A-mental healthA growing number of organisations are taking the mental health of their staff seriously and implementing programmes to improving mental wellbeing in the workplace.   However, if you are feeling this has all gone too far, here is our antidote – a six point guide to messing-up your staff’s mental health and boosting your sickness absence figures:   

1.  Allow workloads to become unreasonable 

Most people like to keep busy and will willingly put in some extra effort to address short-term peaks in their work load, like month end.  So, to really stress them you need the feeling of having too much work to do and not enough time to do it to be pretty much constant.  This isn’t that difficult to do as left unchecked the natural effects of mission-creep and Parkinson’s Law will tend to increase workloads.  Add in the effects of some cost-cutting, a bit of down-sizing and some ill-thought through initiatives and you’ll be onto a winner.  While you may regularly doll out new work, try and avoid ever sitting down and reviewing you staff’s workload with them.

2.  Put them to work in an unhealthy environment

This one is quite easy, as mostly it just needs a bit of neglect, a lack of imagination and some penny-pinching.   Make sure there is no natural light and, if it is a job that requires concentration, arrange for plenty of ambient noise.  Keep the place untidy, don’t pay any attention to ergonomics and don’t provide any space where they can get away from the workplace.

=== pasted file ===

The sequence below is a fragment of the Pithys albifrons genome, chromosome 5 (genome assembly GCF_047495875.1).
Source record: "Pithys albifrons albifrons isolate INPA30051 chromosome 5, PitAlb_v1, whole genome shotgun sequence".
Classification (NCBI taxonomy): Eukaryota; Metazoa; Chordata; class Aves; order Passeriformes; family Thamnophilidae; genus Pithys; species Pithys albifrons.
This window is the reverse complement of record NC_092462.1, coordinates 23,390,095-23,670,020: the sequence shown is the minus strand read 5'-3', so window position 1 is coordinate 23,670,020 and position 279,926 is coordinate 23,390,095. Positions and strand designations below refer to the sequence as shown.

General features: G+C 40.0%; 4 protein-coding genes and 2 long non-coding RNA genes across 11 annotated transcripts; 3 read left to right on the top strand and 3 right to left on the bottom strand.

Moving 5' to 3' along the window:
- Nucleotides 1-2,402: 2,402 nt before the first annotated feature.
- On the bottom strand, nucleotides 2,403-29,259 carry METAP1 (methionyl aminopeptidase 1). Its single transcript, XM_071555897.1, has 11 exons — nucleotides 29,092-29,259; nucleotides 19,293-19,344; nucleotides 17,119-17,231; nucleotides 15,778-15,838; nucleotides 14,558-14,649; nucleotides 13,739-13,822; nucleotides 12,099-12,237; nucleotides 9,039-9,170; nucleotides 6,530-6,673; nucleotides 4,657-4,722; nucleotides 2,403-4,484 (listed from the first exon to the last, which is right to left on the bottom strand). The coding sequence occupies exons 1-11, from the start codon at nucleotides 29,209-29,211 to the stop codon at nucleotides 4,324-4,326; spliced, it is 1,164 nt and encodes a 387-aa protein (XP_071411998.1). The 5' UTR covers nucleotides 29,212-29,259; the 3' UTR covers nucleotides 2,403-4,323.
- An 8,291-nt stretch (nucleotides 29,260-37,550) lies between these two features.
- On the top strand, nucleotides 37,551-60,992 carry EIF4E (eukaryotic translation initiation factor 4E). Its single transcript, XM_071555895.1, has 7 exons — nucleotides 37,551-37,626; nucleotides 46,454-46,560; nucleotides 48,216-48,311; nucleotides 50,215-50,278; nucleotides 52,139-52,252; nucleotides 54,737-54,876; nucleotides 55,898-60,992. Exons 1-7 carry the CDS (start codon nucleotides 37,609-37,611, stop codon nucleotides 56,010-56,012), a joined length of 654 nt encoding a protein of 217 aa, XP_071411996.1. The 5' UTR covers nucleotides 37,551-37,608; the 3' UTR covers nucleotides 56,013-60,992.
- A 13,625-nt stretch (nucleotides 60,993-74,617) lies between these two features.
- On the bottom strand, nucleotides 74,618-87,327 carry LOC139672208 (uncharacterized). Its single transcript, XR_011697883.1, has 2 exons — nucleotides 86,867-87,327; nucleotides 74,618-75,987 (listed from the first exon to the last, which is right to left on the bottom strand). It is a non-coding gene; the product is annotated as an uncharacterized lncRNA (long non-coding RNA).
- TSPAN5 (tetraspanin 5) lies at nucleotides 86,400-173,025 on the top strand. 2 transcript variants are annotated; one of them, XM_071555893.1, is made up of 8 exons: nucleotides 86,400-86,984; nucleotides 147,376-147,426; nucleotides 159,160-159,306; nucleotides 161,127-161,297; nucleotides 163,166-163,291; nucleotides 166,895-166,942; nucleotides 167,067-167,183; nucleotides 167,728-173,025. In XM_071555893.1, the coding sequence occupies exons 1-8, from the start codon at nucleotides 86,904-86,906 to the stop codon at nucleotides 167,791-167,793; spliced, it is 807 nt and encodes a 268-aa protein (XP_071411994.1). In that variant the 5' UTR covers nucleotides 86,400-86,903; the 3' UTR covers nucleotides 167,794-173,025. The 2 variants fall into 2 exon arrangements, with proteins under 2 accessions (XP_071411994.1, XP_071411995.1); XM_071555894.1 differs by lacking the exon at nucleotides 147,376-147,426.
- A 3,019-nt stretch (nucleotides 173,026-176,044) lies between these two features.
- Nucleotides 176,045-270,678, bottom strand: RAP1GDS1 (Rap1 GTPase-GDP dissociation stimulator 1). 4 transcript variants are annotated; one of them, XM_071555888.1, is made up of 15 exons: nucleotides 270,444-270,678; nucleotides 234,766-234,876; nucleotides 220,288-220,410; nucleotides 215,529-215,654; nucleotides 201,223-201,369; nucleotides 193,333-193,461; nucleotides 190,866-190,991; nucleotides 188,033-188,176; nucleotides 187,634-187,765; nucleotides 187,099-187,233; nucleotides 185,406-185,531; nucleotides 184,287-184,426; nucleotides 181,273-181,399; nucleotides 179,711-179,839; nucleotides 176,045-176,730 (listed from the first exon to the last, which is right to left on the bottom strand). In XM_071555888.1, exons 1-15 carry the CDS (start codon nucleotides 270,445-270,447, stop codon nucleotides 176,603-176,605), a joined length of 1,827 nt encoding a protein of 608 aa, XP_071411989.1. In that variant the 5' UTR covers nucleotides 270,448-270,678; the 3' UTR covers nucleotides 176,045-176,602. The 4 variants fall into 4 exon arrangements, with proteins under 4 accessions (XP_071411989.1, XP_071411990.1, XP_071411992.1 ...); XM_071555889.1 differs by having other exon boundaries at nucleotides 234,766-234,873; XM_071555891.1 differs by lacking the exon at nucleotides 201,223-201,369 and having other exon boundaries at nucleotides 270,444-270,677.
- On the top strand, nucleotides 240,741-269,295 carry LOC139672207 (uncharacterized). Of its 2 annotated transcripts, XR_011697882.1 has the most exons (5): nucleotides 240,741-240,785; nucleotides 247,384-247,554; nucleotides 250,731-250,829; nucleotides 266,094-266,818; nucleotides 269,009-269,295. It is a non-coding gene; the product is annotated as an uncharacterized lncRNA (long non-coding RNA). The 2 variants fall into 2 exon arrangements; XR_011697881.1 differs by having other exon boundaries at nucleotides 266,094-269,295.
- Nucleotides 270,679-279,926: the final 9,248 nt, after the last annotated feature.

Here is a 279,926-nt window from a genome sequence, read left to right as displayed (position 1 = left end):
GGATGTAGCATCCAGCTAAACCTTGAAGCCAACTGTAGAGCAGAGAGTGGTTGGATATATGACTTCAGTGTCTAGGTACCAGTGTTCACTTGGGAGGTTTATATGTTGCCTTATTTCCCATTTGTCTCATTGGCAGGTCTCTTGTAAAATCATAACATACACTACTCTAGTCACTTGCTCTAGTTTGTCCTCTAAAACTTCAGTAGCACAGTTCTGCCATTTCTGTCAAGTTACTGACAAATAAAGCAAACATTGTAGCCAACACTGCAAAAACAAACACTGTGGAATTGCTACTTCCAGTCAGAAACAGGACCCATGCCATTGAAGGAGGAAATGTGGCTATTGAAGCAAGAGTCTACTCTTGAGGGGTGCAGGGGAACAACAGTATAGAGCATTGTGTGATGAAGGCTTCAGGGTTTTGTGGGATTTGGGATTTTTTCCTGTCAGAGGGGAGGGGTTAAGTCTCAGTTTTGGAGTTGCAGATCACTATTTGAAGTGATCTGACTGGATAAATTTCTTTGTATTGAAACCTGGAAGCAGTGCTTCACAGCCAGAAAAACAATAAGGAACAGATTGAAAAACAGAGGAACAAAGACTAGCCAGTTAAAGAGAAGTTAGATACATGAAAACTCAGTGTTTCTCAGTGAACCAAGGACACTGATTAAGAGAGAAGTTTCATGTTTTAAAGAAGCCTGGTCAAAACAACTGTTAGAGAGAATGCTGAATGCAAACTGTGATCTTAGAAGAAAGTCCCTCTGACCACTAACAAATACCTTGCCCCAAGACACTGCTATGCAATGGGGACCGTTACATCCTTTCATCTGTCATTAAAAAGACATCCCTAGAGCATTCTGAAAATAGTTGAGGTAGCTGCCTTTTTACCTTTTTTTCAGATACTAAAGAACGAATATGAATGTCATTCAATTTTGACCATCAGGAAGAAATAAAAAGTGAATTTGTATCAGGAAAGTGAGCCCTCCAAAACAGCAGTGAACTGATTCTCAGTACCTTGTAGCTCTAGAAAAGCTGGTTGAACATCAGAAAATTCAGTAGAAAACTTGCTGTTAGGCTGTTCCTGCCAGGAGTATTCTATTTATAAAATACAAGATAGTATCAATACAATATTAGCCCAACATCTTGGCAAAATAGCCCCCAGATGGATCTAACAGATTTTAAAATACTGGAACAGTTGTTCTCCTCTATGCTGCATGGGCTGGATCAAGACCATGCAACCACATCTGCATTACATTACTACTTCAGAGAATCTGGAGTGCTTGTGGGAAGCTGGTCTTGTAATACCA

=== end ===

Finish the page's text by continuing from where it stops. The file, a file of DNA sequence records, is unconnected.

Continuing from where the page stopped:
3.  Be inflexible over how and when they work

Reducing the level of autonomy over how and when the job is done generally increases stress levels.  So, strict procedures that don’t leave any leeway for initiative – even for something sensible like helping a customer – are good.   You should be equally strict about working hours. They may have young children to bring up or elderly parents to care for, but don’t entertain any requests for flexible working.

4.  Encourage a long-hours culture

Being inflexible about their contract hours, doesn’t mean you can’t get people to work longer.  It’s actually quite easy to do as most people start out motivated, committed and, particularly in the UK, inclined to put the hours in.  And, if you have done No.1 well, they’ll have to stay on to get things finished anyway.  The downside is you have to lead by example, so you’ll have to get used to being the first in the morning and the last to leave at night.  But hey, work-life balance is for wimps, right?

5.  Avoid the human touch

You may well be an altogether reasonable human being, but it is best not to let them know it.  So, don’t spend time getting to know them, don’t praise them and, above all, don’t ask if they are OK.

6.  Keep changing

These days change is the new normal. This is great news, as frequent, poorly-managed change is a sure way to stress your staff.  So, if you can maintain a near constant state of change through a series of top-down “restructuring”, “transformation” or “re-engineering” projects you’ll be on to a winner.  If you can inject some uncertainty into the process, e.g. over who’s going to be going, who’s staying, all the better.  Whatever you do, don’t bother with any of that time-consuming consultation and communications malarkey, it will just undo your hard-work.


Of course we’re just kidding – no one sets out to screw-up their staff’s mental health, but it is easy to do through a lack of awareness.  That’s one of the reasons why we developed our Mental Health Awareness for Managers course.